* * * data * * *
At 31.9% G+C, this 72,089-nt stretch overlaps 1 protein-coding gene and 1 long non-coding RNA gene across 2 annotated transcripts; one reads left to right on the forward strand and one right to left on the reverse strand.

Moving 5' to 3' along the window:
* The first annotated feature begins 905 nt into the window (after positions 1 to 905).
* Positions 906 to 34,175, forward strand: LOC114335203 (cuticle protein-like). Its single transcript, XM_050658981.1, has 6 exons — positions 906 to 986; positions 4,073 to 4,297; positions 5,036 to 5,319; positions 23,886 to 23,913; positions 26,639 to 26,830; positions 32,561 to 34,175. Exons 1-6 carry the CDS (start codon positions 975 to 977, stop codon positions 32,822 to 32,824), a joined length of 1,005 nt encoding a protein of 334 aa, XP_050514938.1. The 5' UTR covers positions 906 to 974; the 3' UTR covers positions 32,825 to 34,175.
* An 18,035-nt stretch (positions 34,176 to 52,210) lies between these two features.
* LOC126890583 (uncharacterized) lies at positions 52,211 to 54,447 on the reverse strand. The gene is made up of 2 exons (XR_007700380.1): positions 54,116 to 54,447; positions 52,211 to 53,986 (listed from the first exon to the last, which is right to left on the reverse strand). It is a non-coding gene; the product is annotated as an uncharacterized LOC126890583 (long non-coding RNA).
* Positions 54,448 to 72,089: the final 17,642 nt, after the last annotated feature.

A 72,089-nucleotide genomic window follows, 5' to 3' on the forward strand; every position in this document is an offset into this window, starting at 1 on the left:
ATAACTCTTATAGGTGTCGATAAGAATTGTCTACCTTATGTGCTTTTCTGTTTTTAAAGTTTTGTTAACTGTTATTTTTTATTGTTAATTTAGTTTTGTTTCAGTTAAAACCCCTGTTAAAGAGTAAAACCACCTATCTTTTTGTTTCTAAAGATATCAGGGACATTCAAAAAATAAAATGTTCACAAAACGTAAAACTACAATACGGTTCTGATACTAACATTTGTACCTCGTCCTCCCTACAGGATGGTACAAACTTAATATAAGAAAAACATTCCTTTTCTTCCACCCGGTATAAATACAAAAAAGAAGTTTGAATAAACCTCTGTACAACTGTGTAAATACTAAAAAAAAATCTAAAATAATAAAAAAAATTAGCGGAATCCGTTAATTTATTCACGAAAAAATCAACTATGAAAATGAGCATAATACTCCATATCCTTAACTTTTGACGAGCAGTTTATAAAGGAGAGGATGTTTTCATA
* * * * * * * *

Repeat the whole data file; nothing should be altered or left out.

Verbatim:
At 31.9% G+C, this 72,089-nt stretch overlaps 1 protein-coding gene and 1 long non-coding RNA gene across 2 annotated transcripts; one reads left to right on the forward strand and one right to left on the reverse strand.

Moving 5' to 3' along the window:
* The first annotated feature begins 905 nt into the window (after positions 1 to 905).
* Positions 906 to 34,175, forward strand: LOC114335203 (cuticle protein-like). Its single transcript, XM_050658981.1, has 6 exons — positions 906 to 986; positions 4,073 to 4,297; positions 5,036 to 5,319; positions 23,886 to 23,913; positions 26,639 to 26,830; positions 32,561 to 34,175. Exons 1-6 carry the CDS (start codon positions 975 to 977, stop codon positions 32,822 to 32,824), a joined length of 1,005 nt encoding a protein of 334 aa, XP_050514938.1. The 5' UTR covers positions 906 to 974; the 3' UTR covers positions 32,825 to 34,175.
* An 18,035-nt stretch (positions 34,176 to 52,210) lies between these two features.
* LOC126890583 (uncharacterized) lies at positions 52,211 to 54,447 on the reverse strand. The gene is made up of 2 exons (XR_007700380.1): positions 54,116 to 54,447; positions 52,211 to 53,986 (listed from the first exon to the last, which is right to left on the reverse strand). It is a non-coding gene; the product is annotated as an uncharacterized LOC126890583 (long non-coding RNA).
* Positions 54,448 to 72,089: the final 17,642 nt, after the last annotated feature.

A 72,089-nucleotide genomic window follows, 5' to 3' on the forward strand; every position in this document is an offset into this window, starting at 1 on the left:
ATAACTCTTATAGGTGTCGATAAGAATTGTCTACCTTATGTGCTTTTCTGTTTTTAAAGTTTTGTTAACTGTTATTTTTTATTGTTAATTTAGTTTTGTTTCAGTTAAAACCCCTGTTAAAGAGTAAAACCACCTATCTTTTTGTTTCTAAAGATATCAGGGACATTCAAAAAATAAAATGTTCACAAAACGTAAAACTACAATACGGTTCTGATACTAACATTTGTACCTCGTCCTCCCTACAGGATGGTACAAACTTAATATAAGAAAAACATTCCTTTTCTTCCACCCGGTATAAATACAAAAAAGAAGTTTGAATAAACCTCTGTACAACTGTGTAAATACTAAAAAAAAATCTAAAATAATAAAAAAAATTAGCGGAATCCGTTAATTTATTCACGAAAAAATCAACTATGAAAATGAGCATAATACTCCATATCCTTAACTTTTGACGAGCAGTTTATAAAGGAGAGGATGTTTTCATA